Speed Demon, Part 8... It's fast, but whether its speed is something you need now or can wait for is between you and your pocketbook.
Speed Demon, Part 8
It seems like every new computer that comes through our doors is now the fastest. Or using the most bleeding-edge technology. HP didn't disappoint us with its latest workstation, the xw6600. It utilizes Intel's newest Xeon processor and chipset, and it delivers great performance.
The machine, as configured, includes two Intel Xeon E5450 processors, which are four-core, 64-bit chips running at 3.0GHz with a 1333MHz front-side bus. It's also a surprisingly quiet system, decked out with quiet Seagate hard drives and nice big fans.
The biggest part of the story is the new processors, which are running in concert with the Intel 5400 chipset. The new chipset is optimized for the latest Xeon processors and also can accommodate processors with a 1600MHz front-side bus.
Also included in our system's configuration: the aforementioned Seagate SATA hard drives (a 160GB boot drive and a 500GB storage drive were included with our system). The system's optical drive is a Lite-On SATA unit that includes LightScribe. If you're looking to burn Blu-ray Discs, though, you'll have to wait a little while to be able to order something directly from HP, as none of the current Blu-ray Disc burners out there have sufficiently impressed HP at this point. However, we are told to expect Blu-ray Disc burners to be available for configuration in the xw6600 in early '09.
Rounding out hardware, our system included an NVIDIA Quadro FX370 graphics card with 256MB of memory, a Broadcom NetXtreme gigabit Ethernet connection, a FireWire card, an eSATA connection on a slot cover (note: this is an optional accessory), and Realtek HD Audio. The case is tool-less - HP's product manager tells us that the system can be taken down to a component level reasonably fast with just a user's bare hands.
If your needs are similar but could be just as easily fulfilled with a single Intel Core 2-family processor, you might consider the xw4600 to save quite a lot of bread. Just about everything else available with the xw6600 is available with the xw4600.
We saw some unusual software choices. There was an AOL toolbar installed, which we deleted as quickly as we found out it was there. Also present was PDF Complete, an alternative yet inexpensive PDF reader and creation package. Our machine also came with Adobe Creative Suite CS3 preinstalled. (Note that the price we list for the system does not include CS3.) But more on pricing later.
HP includes a very cool set of "Cool Tools" that are specific to their workstations and include a set of power user web links. The highlight is the Performance Tuning Framework, which gives you a complete listing of configuration information, information on the installed graphic drivers, tuning options for applications, resource usage (including an option to turn on Large Memory Address Space and use more than 3GB of memory on a 32-bit operating system) and OS tuning.
Another nice touch is HP's SoftPaq Download Manager, which allows for the quick downloading of any drivers that are available. However, we didn't find a way to show only updates that are newer than the driver already installed, nor a way to filter out hardware that your system doesn't include. It also doesn't support all of HP's hardware in the wild - HP's website is still the best source for a lot of the drivers out there.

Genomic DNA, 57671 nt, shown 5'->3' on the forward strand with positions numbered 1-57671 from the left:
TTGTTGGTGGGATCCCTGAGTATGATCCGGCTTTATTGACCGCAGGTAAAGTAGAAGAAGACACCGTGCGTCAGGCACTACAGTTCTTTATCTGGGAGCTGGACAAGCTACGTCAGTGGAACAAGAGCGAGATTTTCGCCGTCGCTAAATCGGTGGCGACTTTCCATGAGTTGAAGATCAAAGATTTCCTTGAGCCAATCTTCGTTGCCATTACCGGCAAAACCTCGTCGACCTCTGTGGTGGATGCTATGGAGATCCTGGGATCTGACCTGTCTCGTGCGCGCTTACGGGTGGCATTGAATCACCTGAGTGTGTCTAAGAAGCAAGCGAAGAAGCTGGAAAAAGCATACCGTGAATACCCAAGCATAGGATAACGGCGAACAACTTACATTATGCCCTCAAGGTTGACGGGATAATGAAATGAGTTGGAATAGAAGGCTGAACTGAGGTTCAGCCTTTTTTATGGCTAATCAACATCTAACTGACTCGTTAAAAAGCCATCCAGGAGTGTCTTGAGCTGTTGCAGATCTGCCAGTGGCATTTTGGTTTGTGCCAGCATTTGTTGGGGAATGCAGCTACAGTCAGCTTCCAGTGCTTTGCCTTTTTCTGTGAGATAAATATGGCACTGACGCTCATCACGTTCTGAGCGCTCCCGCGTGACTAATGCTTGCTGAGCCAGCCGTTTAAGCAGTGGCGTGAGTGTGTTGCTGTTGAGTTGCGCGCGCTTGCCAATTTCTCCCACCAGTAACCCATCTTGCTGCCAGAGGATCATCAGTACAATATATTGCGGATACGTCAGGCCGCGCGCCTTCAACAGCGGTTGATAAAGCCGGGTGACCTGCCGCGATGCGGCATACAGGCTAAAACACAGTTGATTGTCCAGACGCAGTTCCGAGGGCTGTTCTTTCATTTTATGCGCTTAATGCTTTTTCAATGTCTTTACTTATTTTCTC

We put this machine to work over the course of a Videomaker Workshop. The machine ingested our HDV source video with aplomb. After capturing, we had a little break, which allowed the machine some time to conform the footage. As soon as we came back to the system, we were able to scrub through the video (in its native HDV format, mind you) very smoothly, in real time. Rendering for a print-to-tape operation was reasonably quick, and we could render a clip for YouTube (as H.264) in about double real time, making this machine a very quick performer indeed.
On the test bench, the storage hard drive outperformed the boot drive by a comfortable margin. The average transfer rate of the boot drive was 61.1MB/sec, while the storage drive can do 65.3MB/sec. CPU utilization was quite low on both drives - 0.8% for the boot drive and 0.7% for the storage drive.
On the List?
Sure, it's a powerful machine, alright, but all that performance does not come cheap. Even the most basic version of the xw6600 will set you back $1,389. That's not bad for a Xeon-based workstation, but the question lingers ... fully configured and tricked out, do you really have to have it? The only way we could justify shelling out more than a couple grand on a workstation is if we had some really relentless deadlines.
We like the xw6600 a lot. It's a polished machine that performs great. We enjoyed playing with the machine and putting it to work.
OS: Microsoft Windows XP Professional 32-bit
RAM: 4GB, DDR2-667, ECC, fully-buffered
Processor: Intel Xeon E5450 (Quad-core), 3.0GHz
Chipset: Intel 5400
Number of Physical Processors: 2
Hard Drives: Boot-Seagate 160GB, 7200rpm (formatted capacity: 149.1GB); Storage-Seagate 500GB, 7200rpm (formatted capacity: 465.8GB)
Software Included: Adobe Premiere Pro CS3 (price quote does not reflect inclusion of CS3 Production Premium)
Analog Video Capture Card Included: No
DVD Burner: Lite-On DH-16A1L
Software Included: Adobe Encore CS3 (price quote does not reflect inclusion of CS3 Production Premium)
Multiple Monitor Connections: Yes
- HP Performance Tuning Framework
- Really, really fast
It's fast, but whether its speed is something you need now or can wait for is between you and your pocketbook.
Charles Fulton is Videomaker's Associate Editor.
3000 Hanover St.
Palo Alto, CA 94304
$5,612 as configured (not including Adobe suite)